3. Additional health + safety protocols must remain
In addition to consumer behavior not being majorly impacted by the vaccine (at least initially), immediate demand for high health + safety standards will also go unchanged.
In both the US and the UK, the expectation of enhanced safety measures will remain, but not surprisingly (given our previous discussion on the differences between markets), UK panelists have slightly higher expectations. The only exception we saw is when it comes to the requirement of staff wearing masks, where US respondents had higher expectations.
As you can see from the chart below, a contactless experience (falling just behind cleanliness expectations) will continue to be highly regarded by customers. Curbside pick-up and contactless delivery are not fads that will disappear post-pandemic. Brands should keep focusing their efforts on these offerings and ensure the process is simple and seamless for customers.
In addition to the health + safety protocols that have become must-haves throughout the pandemic (i.e., additional cleaning, mask requirements, limited capacity), it’s now important to understand consumer expectancy of organizations requiring employees to be vaccinated. Our research shows 1 in 4 US respondents and more than 1 in 3 UK respondents are expecting brands to have a vaccinated staff.
4. Digital will continue to dominate
Of course e-commerce was on the rise long before the pandemic hit, but COVID took digital sales to a whole new level. And while, over time, consumers will start shopping in stores and eating in restaurants more, the convenience and preference of online shopping and digital ordering will remain.
Consumers indicate they still plan to interact with brands digitally even after vaccines are widely available. US panelists indicated a higher online interaction with restaurant brands, while UK consumers have more readily adopted digital retail (again, in large part due to the government-mandated lockdown).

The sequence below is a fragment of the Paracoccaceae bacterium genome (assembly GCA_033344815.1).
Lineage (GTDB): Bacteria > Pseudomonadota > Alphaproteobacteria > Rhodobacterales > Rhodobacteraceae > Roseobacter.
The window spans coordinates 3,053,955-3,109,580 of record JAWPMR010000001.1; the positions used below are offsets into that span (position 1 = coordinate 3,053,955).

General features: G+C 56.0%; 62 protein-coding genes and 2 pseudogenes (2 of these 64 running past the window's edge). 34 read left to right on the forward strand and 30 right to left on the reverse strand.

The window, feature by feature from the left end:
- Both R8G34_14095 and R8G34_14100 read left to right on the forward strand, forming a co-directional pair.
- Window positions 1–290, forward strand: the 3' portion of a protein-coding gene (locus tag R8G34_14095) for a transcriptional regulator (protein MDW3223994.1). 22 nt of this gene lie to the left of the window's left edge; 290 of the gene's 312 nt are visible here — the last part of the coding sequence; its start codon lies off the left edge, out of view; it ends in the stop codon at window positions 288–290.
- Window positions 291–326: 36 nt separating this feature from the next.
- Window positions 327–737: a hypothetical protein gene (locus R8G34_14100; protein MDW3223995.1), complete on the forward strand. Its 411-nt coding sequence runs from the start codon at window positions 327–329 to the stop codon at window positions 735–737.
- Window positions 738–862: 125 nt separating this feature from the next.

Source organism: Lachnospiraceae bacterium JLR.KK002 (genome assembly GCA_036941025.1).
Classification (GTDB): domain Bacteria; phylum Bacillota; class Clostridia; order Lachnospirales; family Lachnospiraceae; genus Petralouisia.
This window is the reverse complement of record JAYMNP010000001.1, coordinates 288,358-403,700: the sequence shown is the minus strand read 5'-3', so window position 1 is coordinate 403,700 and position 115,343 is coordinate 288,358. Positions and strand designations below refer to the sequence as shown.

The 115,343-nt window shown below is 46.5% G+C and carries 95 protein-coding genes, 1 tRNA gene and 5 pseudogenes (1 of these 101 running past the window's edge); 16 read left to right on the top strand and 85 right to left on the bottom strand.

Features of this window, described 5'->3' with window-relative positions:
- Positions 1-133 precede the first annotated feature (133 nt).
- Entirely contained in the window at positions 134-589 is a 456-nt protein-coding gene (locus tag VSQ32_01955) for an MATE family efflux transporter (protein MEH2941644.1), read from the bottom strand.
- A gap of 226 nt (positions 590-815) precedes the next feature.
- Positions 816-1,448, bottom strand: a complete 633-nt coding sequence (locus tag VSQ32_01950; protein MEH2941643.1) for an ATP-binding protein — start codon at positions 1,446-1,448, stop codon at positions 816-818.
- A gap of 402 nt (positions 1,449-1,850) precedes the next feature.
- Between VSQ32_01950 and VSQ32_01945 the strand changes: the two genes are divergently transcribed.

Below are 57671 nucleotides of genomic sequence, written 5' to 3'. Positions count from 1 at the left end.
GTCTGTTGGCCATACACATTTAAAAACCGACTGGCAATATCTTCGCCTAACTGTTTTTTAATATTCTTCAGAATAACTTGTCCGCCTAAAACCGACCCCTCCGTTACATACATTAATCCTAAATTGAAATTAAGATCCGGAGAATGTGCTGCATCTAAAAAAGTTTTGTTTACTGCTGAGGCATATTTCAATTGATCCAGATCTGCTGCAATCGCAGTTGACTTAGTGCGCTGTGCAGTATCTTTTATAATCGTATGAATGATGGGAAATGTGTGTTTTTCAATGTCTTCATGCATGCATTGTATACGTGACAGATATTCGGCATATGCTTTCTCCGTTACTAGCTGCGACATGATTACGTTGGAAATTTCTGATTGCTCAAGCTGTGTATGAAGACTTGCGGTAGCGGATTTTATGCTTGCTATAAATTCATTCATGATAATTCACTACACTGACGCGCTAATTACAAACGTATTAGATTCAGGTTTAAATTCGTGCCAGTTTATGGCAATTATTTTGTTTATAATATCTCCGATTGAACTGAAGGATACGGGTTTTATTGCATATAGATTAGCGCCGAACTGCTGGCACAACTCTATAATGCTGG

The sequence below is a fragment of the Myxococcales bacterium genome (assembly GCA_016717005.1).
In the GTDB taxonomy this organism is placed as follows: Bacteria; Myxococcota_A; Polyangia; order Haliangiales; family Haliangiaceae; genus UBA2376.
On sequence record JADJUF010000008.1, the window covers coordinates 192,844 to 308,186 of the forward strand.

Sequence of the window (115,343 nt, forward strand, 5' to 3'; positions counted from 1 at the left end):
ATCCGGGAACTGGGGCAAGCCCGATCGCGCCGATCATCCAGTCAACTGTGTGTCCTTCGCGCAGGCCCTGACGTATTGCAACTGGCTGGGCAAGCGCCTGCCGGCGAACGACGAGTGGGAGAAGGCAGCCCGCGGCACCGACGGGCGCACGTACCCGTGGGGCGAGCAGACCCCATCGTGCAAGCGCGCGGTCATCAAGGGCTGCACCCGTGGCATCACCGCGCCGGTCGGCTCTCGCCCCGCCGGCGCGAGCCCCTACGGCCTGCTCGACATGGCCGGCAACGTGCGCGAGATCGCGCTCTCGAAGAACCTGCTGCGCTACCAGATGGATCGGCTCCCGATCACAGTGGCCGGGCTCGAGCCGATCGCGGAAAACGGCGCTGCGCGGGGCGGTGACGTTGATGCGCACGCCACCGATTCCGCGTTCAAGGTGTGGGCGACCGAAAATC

Also notable: US consumers have and plan to order directly from restaurants, while consumers in the UK—where the adoption of restaurant apps is still much in the infancy stage—have relied more on third-party delivery.
What brands must do now
Though our research shows many consumers plan to continue similar behaviors amid the rollout of vaccinations, it’s important to acknowledge the sense of optimism happening as well.
In “Consumers Ride A Rising Tide Of Consumer Energy Into 2021,” Forrester reported many people felt hopeful at the end of 2020, saying: “Around 58% of US online adults believe that their quality of life next year will be better than it was this year — 23% specifically expect that life will significantly improve.
…The escalating energy around consumer identities, willingness to trust, search for novelty, and feeling of control mean that consumers are becoming confident and eager about new products and messaging; they are becoming ready for new forms of consumption that enhance their happiness and wellbeing.
Consumers will channel this energy into the brands that resonate with them in this moment and help them restore the variety and excitement they’ve felt deprived of during 2020.”
The top 2 ways to be one of those brands resonating with consumers is:
To continue adapting and meeting consumer needs despite the constantly shifting environment, download our restaurant, retail, grocery, or healthcare playbook. The interactive strategy map + status tracker will provide your organization with fundamental steps to optimize your experience management program and future-proof your business amid COVID-19 and beyond.